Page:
Flying exposes us to more radiation since we are closer to the sun, and there is less atmosphere to protect us.
Consider an airline pilot flying on a routine and frequent basis. How much radiation is absorbed per flight hour, and per year?
Aviation Stack Exchange is a question and answer site for aircraft pilots, mechanics, and enthusiasts. It only takes a minute to sign up.Sign up to join this community
The average additional annual dose for flight crew is 2.19 mSv (milli sieverts). http://www.hps.org/publicinformation/ate/faqs/commercialflights.html
The typical annual dose from background sources is 4 mSv (this varies enormously on the Earth's surface). However, as a rough order of thumb, the annual radiation dose of a flight crew member increases by about 50% compared to sitting on the ground.
For comparison with other sources, having a chest CT scan provides you with a 7 mSv dose over the period of a few minutes.
The maximum permitted dose in one year for a radiation worker under US Federal Law is 50 mSv.
For more comparisons of radiation dose, see https://xkcd.com/radiation/
On a technical point, the premise of your question is incorrect.
Flying exposes us to additional cosmic background radiation because we are at a greater height above the Earth's surface, not because we are closer to the sun. We are protected from cosmic radiation by the presence of the Earth's magnetic field, which extends far into space and is not an issue here except very close to the poles; and more importantly, by the layer of atmosphere above our heads that tends to absorb cosmic rays before they reach the surface. At 40,000 feet, the bulk of the atmosphere by mass is below you.
It is not presently believed that a substantial fraction of these rays are emitted by the sun. For one, you will continue to be irradiated by them at night.
(For interest, if you could see the cosmic background radiation, it would be approximately as bright on the night sky as star light is; for complex reasons the two energies are in rough equipartition.)
I'd say radiation from a chest X-ray is 0.013 mSv. Background radiation is said 2-3 mSv per year. If you live in a place with granitic soil, you get around 2.5 mSv a year. Individuals exposed to 6 mSv a year or more should be monitored. Work Exposure is restricted to 20 mSv annually for a period of 5 years, with a maximum of 50 mSv in any one year. An abdominal CT means 10 mSv, so, background average radiation an US person receives a year is considered to have doubled, and this means a very small, but mensurable increase in the risk for Leukemia and Lymphoma (e.g. INWORKS study, K Leuraud et al). Some elements used in construction released radioactive gases as Radon. Radon was found in too high concentrations inside some rooms in certain houses. High Radon concentration exist in Uranium mines, however, the type of radiation matters, and also the pace of radiation exposure.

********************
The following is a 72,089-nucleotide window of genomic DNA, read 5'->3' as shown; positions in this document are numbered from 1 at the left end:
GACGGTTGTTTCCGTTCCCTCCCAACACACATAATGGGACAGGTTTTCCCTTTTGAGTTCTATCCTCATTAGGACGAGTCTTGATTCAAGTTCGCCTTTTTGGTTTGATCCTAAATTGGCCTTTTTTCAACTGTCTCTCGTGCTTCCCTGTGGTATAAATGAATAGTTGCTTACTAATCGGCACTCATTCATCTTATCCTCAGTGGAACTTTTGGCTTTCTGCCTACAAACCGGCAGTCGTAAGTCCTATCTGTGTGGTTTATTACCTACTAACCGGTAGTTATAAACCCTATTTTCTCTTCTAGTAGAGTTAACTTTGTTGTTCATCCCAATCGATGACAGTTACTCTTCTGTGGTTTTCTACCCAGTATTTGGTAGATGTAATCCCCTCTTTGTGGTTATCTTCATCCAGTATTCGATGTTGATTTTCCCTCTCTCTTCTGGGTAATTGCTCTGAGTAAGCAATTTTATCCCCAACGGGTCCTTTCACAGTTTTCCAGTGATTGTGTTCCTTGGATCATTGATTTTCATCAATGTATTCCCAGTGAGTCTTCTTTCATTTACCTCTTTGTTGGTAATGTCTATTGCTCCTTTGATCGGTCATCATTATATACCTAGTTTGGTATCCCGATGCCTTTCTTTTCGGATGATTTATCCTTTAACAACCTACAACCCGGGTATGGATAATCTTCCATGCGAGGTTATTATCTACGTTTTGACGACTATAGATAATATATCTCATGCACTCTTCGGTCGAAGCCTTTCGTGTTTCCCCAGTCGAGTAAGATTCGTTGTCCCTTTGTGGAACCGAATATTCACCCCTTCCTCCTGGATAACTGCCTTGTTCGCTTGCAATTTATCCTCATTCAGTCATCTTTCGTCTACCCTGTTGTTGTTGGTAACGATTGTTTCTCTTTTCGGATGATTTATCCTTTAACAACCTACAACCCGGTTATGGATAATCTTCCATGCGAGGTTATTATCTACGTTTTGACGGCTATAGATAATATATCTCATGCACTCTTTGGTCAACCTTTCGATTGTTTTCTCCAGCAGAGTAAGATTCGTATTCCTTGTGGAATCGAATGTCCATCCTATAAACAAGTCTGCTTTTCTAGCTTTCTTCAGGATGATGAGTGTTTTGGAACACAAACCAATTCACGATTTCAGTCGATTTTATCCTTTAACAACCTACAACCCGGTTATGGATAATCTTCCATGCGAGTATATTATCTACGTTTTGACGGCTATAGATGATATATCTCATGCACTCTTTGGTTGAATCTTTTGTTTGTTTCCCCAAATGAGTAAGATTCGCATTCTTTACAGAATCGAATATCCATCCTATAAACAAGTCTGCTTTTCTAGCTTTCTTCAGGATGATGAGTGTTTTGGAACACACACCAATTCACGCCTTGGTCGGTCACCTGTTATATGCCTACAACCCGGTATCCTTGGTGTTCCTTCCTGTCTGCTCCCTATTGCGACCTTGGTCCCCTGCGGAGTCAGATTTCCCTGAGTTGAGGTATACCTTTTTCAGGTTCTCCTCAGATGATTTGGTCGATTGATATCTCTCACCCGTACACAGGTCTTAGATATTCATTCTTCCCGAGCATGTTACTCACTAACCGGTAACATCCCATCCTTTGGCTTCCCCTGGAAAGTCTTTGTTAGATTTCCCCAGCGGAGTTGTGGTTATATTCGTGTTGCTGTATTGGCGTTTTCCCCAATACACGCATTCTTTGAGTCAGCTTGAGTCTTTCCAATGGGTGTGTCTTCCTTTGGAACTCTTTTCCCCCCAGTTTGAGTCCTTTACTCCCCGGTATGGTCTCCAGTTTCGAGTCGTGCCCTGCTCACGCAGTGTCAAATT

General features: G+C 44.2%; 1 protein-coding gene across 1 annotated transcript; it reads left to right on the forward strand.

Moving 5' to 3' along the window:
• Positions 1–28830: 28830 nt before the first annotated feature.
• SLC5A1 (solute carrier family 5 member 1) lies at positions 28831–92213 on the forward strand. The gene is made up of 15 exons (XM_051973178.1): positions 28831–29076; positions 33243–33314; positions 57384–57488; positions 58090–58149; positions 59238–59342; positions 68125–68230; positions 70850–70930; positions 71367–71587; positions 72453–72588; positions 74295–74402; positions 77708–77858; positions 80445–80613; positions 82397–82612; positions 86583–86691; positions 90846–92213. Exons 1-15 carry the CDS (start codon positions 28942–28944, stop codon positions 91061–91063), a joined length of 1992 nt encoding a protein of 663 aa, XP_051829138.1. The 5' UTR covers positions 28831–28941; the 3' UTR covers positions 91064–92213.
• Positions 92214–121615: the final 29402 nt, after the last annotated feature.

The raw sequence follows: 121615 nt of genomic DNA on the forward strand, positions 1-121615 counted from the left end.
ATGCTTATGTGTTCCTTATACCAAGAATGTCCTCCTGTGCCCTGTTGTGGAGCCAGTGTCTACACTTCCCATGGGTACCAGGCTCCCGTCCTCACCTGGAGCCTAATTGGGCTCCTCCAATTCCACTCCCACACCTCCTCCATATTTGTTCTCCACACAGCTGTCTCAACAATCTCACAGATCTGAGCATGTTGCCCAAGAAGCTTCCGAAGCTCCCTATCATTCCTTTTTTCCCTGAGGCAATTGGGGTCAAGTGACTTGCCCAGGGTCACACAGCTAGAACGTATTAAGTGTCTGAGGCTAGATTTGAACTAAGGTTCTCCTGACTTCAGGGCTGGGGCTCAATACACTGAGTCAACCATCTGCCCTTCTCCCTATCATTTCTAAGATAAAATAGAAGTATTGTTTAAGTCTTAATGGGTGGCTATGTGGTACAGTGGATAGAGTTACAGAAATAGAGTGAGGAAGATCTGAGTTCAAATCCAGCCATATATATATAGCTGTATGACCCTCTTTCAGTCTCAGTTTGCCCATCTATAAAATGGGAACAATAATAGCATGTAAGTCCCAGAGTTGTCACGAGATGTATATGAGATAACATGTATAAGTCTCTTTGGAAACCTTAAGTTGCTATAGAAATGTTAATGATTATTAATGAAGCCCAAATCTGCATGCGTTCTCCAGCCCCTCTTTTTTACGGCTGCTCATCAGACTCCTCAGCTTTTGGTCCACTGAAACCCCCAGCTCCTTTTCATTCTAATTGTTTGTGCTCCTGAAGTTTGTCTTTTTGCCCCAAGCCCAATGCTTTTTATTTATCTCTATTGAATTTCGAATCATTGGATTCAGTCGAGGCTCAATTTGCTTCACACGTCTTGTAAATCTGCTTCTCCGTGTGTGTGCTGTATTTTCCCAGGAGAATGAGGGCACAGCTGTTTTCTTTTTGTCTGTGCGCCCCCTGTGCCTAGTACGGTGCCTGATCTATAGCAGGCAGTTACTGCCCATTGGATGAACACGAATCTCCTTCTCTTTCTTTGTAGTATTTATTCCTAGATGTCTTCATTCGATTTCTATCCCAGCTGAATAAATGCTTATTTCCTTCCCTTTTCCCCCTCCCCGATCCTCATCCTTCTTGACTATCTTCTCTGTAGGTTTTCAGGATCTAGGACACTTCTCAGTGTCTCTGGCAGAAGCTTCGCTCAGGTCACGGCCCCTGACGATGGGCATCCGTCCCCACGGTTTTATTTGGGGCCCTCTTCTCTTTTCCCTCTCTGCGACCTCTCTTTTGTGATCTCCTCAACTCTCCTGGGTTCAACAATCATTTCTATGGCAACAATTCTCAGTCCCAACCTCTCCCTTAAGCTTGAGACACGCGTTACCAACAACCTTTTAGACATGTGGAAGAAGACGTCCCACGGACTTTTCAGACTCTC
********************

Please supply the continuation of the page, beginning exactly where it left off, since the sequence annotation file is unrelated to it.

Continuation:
Extremely energetic Cosmic rays are blocked by atmosphere, but not by an airplane's hull. Also UV radiation is higher in the heights. This induces that flight crews do have a higher incidence of all types of skin cancer, including malignant Melanoma, and also male crew members do tend having more girls than boys in their offspring. Perhaps the reason for this shift in sex ratio is that the redundant X chromosome in girls compensates for the damages that the other X chromosome may suffer. Boys have only one X chromosome. If other chromosomes from the male parent are damaged, it may result in a higher incidence of miscarriages, even unnoticed ones, in the pregnancies resulting from males working in airplane crews.
Data about Radiation and UV Light as a carcinogen can be found at several cancer organizations sites, as the American Cancer Society, specially in their publication: 'CA, a cancer journal for clinicians', that is of open access. (eg Linet et al, 2012; Kim 2009; Hunter 2005; Heath 1996; Weinstein 1982; Joanna F Haas, 1979; Ryser 1974; Simpson 1958)